Date Of San Diego Stadium Vote Important Levi's Stadium Seeks More "Cozy" Atmosphere TNT's Cavs-Hawks Viewership Up 10% UCSF Chancellor Supports Warriors' Arena Plan Ducks-Blackhawks Up Big For NBC Beckham Meets With UM, Pols On Stadium NASCAR Drivers Pleased With SAFER Efforts Kentucky Adding Ribbon Boards At Rupp Facility Notes Babcock Prepared For Tough Maple Leafs Gig
Upcoming Conferences and Events
THE ARENA-BUILDING GAME, COMING TO A CITY NEAR YOU?
Published November 8, 1994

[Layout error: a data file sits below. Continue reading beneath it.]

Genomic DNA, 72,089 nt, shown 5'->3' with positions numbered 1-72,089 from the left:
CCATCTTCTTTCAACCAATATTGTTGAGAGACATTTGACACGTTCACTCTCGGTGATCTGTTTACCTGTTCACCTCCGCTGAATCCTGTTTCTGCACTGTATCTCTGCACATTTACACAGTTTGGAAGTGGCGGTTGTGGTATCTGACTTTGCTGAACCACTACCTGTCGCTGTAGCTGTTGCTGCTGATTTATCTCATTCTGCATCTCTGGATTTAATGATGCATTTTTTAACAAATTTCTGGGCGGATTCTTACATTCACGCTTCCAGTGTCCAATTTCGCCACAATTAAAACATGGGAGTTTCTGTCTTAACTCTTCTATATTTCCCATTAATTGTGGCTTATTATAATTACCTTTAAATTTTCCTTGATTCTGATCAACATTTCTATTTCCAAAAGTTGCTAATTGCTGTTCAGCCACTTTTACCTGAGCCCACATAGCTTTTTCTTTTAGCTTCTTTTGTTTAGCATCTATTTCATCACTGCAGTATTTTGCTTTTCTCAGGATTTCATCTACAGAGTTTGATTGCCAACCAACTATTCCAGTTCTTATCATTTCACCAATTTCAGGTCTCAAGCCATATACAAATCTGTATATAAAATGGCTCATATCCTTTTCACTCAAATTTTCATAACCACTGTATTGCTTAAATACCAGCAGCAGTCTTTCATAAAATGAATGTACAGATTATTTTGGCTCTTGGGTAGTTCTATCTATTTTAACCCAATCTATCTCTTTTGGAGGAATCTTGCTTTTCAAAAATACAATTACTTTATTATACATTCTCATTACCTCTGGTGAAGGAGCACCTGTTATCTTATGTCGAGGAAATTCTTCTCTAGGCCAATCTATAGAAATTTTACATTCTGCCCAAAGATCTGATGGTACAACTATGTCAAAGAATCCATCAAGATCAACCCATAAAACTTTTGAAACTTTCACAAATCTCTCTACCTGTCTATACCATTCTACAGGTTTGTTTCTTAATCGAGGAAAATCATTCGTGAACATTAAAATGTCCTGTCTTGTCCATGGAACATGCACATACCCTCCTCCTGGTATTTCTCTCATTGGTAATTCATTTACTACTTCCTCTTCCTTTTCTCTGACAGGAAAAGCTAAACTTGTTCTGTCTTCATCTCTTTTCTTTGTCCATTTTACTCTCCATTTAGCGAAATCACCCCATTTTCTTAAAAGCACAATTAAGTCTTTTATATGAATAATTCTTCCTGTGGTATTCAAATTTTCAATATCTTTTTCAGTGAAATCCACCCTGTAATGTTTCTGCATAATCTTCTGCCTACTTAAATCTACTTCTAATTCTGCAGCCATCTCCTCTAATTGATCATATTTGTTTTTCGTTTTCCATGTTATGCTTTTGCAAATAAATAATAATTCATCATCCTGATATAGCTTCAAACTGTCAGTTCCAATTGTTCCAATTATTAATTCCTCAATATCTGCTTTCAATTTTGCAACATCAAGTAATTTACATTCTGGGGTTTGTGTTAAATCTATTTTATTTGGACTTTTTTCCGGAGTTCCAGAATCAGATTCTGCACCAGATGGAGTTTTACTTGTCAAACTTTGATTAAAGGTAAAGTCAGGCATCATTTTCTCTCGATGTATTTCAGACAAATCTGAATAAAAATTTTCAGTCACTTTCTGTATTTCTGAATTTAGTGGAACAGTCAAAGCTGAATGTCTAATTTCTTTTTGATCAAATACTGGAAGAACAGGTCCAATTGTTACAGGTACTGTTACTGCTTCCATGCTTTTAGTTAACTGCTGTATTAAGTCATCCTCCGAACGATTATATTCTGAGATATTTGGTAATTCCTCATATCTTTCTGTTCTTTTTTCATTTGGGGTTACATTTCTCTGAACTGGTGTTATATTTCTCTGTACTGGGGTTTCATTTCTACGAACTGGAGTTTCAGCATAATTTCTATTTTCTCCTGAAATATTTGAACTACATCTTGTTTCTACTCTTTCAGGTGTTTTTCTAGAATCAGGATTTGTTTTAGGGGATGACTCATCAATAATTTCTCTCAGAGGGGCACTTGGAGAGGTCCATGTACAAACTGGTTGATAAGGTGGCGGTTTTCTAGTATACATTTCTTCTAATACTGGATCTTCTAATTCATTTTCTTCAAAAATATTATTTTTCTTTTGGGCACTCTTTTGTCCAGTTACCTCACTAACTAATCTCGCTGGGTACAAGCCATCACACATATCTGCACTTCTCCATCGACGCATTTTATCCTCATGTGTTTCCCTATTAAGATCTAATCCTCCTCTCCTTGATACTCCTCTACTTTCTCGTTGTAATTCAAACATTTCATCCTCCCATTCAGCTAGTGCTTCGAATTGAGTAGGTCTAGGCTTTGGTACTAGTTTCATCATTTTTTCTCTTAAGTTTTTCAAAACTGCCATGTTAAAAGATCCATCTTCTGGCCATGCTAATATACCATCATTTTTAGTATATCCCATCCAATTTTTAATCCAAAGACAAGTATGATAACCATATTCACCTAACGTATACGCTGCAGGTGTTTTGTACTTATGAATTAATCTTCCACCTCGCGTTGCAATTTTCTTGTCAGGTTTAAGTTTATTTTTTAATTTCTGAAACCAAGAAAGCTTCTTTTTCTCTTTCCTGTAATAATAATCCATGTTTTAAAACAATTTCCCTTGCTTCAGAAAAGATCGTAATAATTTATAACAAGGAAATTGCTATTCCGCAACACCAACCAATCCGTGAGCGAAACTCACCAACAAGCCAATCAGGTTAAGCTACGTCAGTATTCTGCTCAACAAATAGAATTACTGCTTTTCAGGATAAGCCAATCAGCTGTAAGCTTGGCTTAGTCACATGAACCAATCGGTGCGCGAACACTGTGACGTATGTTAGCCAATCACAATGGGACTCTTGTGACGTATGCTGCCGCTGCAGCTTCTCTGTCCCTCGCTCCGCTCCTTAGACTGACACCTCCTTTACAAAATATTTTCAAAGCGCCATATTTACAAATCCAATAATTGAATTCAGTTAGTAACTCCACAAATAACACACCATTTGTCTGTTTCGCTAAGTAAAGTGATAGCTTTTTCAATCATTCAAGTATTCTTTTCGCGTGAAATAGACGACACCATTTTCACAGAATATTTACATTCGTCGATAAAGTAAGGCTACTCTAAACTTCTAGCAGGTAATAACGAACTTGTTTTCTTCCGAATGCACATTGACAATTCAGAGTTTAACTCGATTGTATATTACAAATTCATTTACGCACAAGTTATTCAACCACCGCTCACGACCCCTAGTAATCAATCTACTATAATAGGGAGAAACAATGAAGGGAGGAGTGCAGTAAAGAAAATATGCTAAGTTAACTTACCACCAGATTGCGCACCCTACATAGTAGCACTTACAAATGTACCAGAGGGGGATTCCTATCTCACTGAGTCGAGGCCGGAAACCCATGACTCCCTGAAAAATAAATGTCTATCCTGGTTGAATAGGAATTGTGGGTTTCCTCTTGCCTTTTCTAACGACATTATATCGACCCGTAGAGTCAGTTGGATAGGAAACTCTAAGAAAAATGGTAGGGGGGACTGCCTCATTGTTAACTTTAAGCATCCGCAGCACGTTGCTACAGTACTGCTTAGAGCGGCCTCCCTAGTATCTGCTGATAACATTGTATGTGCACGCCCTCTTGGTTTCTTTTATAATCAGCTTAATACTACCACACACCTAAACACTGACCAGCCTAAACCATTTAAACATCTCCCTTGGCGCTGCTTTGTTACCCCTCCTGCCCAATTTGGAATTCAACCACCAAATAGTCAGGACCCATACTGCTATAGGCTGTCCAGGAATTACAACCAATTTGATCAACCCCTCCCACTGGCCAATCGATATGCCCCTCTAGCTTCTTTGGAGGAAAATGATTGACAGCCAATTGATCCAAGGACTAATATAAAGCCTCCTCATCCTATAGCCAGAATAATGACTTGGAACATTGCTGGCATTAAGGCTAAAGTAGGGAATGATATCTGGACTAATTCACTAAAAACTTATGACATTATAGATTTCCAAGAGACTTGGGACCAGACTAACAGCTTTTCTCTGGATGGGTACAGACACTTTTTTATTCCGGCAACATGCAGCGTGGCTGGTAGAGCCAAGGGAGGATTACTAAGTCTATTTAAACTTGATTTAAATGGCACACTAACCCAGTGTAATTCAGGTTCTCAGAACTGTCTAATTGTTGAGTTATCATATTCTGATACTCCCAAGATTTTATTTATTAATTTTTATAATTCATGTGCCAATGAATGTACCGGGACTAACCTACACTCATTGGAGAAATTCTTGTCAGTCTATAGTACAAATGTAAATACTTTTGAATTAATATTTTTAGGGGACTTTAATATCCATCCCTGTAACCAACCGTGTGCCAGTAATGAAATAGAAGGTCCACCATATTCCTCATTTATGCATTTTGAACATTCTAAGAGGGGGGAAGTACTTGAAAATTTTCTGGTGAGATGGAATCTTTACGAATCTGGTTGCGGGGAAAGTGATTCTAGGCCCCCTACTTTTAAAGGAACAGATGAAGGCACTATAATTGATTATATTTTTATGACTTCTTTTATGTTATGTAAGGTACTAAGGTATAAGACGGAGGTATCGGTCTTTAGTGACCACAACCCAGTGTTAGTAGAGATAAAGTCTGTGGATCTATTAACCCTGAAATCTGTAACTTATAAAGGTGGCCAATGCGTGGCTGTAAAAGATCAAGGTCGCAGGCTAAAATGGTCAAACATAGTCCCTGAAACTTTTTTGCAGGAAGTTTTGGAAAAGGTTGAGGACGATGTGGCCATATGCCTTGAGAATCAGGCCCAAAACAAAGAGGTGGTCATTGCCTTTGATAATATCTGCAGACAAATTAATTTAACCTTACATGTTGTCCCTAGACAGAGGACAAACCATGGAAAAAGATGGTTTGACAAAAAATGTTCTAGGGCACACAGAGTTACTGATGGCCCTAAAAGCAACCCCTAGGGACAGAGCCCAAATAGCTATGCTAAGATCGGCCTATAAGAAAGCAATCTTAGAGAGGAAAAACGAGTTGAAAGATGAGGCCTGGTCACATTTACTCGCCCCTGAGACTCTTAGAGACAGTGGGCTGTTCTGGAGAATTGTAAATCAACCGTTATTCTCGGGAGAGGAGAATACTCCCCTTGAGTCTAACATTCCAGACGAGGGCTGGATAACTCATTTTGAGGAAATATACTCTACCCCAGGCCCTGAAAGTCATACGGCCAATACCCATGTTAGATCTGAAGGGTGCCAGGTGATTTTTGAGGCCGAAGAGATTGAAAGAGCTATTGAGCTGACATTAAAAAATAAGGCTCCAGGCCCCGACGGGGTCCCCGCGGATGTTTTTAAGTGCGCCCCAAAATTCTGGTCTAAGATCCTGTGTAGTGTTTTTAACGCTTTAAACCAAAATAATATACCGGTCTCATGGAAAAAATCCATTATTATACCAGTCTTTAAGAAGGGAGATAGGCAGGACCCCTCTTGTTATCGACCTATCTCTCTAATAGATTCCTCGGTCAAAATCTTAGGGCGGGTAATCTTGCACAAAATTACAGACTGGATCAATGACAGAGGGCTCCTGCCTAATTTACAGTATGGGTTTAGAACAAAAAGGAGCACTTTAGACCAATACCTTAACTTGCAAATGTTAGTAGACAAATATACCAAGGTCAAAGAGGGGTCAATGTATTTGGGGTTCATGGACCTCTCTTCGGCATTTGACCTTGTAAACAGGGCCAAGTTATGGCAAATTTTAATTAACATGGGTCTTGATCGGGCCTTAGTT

In Dallas, David Jackson and David Dillion examine the growing trend in NHL & NBA cities to build new arenas. Martin Greenberg, Dir of the National Sports Law Institute at Marquette: "Professional sports is in the midst of the largest building boom ever. ... If you don't have a state-of-the-art facility, you don't have a team." Jackson & Dillion note that it is "this fear" that has inspired Dallas to pursue a new $170M facility. Since '88, 14 cities have made various deals for new hockey and basketball arenas; four more are under construction. "These projects have a common denominator: The desires of team owners to make more money from the luxury boxes, private clubs and expanded concession stands that are turning modern sports arenas into upscale entertainment centers." The cities involved "face a common challenge: How much public money should they gamble on projects that some economists consider financial risks?" The piece focuses on ten new arenas that have already opened or are being built: Gund (Cleveland), Rose Garden (Portland), New Seattle Center, The Palace at Auburn Hills (Detroit), Crossroads Arena (Buffalo), America West (Phoenix), Arrowhead Pond (Anaheim), San Jose Arena, Kiel Center (St. Louis) and the United Center (Chicago) (DALLAS MORNING NEWS, 11/6).